Ferguson, a former vice chairman of the Federal Reserve, will retire after 13 years at TIAA in May. He will stay on in an advisory role for Duckett, the company said.

“I am very grateful and heartened that we have found a leader who is as inspired by our mission as I have been ever since I had the great fortune to join this amazing company almost 13 years ago,” Ferguson said.

Duckett began her career at Fannie Mae, leading affordable housing initiatives for people of color. She holds a B.A. in finance and marketing from the University of Houston and an MBA from the Hankamer School of Business at Baylor University.

One of Duckett’s key initiatives at Chase’s consumer division was undertaking the bank’s first major branch expansion in 10 years, with the ultimate goal of adding 400 new branches in 20 new markets over five years.

She also held the title of executive sponsor of JPMorgan Chase’s Advancing Black Pathways program, an initiative aimed at helping Black Americans close historical achievement gaps in wealth creation, educational outcomes and career success.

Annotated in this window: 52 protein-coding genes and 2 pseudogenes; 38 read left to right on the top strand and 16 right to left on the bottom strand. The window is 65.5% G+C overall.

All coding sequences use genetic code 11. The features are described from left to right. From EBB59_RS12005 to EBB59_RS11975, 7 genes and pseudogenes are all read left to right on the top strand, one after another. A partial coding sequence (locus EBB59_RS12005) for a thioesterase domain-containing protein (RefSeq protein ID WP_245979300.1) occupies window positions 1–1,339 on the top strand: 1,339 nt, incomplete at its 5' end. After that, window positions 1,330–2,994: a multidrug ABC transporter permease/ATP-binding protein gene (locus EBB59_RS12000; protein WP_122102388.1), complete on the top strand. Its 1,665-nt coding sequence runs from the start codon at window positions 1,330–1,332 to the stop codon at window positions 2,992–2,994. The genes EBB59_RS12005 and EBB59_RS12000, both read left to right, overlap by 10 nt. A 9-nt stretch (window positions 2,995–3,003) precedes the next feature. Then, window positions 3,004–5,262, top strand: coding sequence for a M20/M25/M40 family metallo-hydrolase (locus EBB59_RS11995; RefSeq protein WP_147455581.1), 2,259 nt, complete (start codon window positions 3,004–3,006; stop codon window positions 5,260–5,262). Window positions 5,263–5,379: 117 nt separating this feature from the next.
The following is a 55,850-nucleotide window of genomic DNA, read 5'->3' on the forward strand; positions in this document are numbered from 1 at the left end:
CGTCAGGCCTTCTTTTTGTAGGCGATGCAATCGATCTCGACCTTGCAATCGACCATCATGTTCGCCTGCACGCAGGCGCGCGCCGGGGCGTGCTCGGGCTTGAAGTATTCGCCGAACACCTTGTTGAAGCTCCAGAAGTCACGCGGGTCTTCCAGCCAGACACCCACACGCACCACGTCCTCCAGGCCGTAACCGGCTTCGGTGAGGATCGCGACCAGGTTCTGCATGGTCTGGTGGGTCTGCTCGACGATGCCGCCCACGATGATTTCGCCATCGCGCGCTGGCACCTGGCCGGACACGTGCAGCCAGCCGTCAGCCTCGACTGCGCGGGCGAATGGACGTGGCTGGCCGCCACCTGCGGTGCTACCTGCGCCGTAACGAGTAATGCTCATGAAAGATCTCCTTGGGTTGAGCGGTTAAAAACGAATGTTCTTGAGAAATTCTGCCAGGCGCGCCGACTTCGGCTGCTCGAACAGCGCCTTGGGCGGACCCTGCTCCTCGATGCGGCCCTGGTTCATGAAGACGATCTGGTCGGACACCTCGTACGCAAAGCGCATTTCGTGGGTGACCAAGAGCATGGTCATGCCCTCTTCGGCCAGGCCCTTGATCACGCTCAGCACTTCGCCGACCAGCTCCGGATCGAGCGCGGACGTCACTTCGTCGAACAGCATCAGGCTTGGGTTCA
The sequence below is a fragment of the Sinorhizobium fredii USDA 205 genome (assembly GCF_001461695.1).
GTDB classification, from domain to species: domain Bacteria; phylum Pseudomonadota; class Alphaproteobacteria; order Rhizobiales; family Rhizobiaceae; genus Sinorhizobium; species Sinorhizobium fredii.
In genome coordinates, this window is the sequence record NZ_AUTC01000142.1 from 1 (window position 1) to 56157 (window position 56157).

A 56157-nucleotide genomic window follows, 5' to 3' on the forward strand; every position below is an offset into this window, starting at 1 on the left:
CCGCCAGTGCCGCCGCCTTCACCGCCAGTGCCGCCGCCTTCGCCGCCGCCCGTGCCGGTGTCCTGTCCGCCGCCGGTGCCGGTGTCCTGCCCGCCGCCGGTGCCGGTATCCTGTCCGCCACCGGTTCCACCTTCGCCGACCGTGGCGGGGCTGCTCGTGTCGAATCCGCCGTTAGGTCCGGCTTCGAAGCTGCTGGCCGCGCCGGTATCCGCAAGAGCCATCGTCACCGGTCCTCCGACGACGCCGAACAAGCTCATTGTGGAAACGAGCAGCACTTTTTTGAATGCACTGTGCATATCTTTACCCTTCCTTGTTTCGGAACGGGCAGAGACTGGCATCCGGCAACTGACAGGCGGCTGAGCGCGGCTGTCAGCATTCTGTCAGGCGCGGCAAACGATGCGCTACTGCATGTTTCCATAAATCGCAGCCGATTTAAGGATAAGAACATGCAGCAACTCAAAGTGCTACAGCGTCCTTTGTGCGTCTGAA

Over the last year, Duckett has run point on Chase’s focus on communities disproportionately affected by COVID-19. That led to her becoming Chase’s executive sponsor of the bank’s Fellowship Initiative, which offers young men of color academic and social support.

JPMorgan co-president Gordon Smith said on Thursday that Duckett’s successor as head of consumer-banking would be named shortly.

TIAA, which manages pensions on behalf of colleges, healthcare networks and nonprofits, had $1.3 trillion in assets under management as of Dec. 31, though it is far less active in the mortgage space than JPMorgan Chase.

“Thasunda’s dedication to putting people first – clients and colleagues – ensures that TIAA will continue to create lifetime income for millions of people working in higher education, healthcare, government, the arts and other nonprofit sectors,” said James Chambers, TIAA board of trustees chairman-elect.